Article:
Dr Rick Kausman
In his book, he shows readers how to look at food in a more positive way and move away from the ‘no pain no gain’ approach. One chapter simply looks at what is ‘normal’ or ‘natural’ when it comes to eating patterns and Kausman reminds us ‘normal’ or ‘natural’ eating is different for different people, but also differs at different times for the same person and he goes on to list some of ways in which it is ‘normal’ or ‘natural’ to eat.
Interested in finding out more on how to achieve and maintain a healthy, comfortable weight without being deprived of food or losing quality of life and how to enjoy food without feeling guilty? Check out Dr Kausman’s website (or order the book) HERE.
- A ‘normal’ or ‘natural’ way of eating is not to weigh food or count calories.
- It is ‘normal’ or ‘natural’ to eat enough food and not be rigid in our food choices.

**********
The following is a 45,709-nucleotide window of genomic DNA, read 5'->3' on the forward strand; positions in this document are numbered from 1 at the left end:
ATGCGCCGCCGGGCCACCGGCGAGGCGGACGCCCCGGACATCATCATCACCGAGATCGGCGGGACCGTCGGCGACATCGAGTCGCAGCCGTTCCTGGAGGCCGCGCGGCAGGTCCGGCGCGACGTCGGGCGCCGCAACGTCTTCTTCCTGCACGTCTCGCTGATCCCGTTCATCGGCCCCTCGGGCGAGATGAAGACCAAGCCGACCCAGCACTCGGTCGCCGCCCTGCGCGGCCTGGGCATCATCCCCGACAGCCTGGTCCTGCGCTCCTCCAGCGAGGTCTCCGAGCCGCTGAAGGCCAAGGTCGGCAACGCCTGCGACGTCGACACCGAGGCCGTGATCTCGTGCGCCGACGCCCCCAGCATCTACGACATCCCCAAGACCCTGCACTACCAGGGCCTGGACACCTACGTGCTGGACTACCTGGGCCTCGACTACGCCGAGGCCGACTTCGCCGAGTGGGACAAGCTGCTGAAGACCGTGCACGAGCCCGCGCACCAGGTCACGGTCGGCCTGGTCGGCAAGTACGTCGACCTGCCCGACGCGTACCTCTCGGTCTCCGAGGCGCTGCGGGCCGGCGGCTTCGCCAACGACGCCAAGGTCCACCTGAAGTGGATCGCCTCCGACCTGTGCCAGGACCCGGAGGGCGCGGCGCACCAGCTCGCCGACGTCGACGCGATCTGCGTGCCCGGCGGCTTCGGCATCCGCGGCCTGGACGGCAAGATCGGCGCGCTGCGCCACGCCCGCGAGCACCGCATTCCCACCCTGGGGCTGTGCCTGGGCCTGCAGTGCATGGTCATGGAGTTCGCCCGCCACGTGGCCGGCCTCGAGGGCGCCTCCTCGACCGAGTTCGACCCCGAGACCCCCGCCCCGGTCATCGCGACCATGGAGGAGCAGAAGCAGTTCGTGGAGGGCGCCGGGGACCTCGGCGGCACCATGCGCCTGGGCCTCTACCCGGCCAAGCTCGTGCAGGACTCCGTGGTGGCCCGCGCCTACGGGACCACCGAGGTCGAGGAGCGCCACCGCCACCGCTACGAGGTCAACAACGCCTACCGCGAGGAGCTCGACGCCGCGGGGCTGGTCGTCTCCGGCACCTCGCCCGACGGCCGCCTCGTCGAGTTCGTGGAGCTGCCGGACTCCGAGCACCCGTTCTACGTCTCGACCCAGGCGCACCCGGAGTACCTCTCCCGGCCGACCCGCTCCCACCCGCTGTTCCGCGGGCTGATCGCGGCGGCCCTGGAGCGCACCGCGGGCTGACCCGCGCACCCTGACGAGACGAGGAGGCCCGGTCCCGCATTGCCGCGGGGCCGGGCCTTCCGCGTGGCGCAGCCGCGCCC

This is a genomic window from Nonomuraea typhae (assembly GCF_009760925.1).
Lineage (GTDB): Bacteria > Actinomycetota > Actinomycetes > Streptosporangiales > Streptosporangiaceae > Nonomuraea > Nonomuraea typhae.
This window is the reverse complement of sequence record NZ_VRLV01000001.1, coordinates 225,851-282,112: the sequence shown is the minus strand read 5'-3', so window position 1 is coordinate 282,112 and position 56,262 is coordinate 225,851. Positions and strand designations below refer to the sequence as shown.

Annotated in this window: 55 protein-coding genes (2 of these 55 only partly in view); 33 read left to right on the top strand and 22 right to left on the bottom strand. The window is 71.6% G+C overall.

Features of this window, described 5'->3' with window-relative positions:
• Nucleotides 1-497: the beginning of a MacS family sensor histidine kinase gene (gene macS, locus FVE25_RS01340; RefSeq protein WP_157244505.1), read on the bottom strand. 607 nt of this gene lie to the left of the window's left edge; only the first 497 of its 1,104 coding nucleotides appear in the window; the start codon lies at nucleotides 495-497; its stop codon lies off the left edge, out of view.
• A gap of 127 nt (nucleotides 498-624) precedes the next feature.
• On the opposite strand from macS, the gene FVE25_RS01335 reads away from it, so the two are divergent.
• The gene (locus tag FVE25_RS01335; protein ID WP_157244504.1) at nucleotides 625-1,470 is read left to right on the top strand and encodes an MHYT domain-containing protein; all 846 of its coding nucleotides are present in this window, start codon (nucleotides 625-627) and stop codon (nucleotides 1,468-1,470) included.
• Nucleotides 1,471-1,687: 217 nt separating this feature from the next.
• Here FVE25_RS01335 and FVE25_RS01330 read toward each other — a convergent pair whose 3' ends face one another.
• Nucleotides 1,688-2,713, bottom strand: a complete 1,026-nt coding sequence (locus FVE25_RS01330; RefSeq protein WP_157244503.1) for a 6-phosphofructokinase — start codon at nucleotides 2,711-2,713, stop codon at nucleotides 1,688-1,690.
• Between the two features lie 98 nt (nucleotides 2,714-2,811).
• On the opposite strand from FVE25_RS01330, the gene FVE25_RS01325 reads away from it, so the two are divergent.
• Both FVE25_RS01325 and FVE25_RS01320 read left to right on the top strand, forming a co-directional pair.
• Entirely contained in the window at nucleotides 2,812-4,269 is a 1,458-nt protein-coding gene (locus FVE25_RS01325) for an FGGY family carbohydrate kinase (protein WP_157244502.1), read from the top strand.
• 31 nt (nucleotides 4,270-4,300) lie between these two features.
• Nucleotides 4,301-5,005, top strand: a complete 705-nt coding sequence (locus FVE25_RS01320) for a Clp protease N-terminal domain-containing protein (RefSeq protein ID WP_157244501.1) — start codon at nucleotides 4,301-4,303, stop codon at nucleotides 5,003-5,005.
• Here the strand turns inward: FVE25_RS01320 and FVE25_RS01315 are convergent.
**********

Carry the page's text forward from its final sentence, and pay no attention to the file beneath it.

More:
- It is ‘normal’ or ‘natural’ to eat something at least three times a day.
- It is ‘normal’ or ‘natural’ to eat more on some days and less on others.
- It is ‘normal’ or ‘natural’ to overeat occasionally.
- It is ‘normal’ or ‘natural’ to undereat occasionally.
- It is ‘normal’ or ‘natural’ to eat certain types of foods some of the time, just for the taste of it.
- It is ‘normal’ or ‘natural’ for women to have fluctuations in appetite and cravings for certain types of foods as hormone levels vary during the course of the menstrual cycle.
#2 Get out of your chair and start moving for at least 150 minutes a week … Lucy Knight’s Walking for Weightloss (Kyle Cathie) is a practical guide to help you tot up those 150 minutes a week that Prof Steve Blair recommends for being fit (walking is all you need to do). Forget about the ‘weightloss’ in the title – that’s a word publishers think they must put on covers to sell books. It’s basically a handy guide to walking your way to fitness (or getting into shape). Chapters cover the benefits of walking (bone and joint health, zest for life and more), checking your posture, perfecting your walking technique, the importance of warming up and cooling down, setting goals and kitting yourself out. Don’t think it’s all about power walking – Nordic walking, mall walking, hill walking, rambling around the countryside, walking holidays, charity walks and even treadmills get a mention.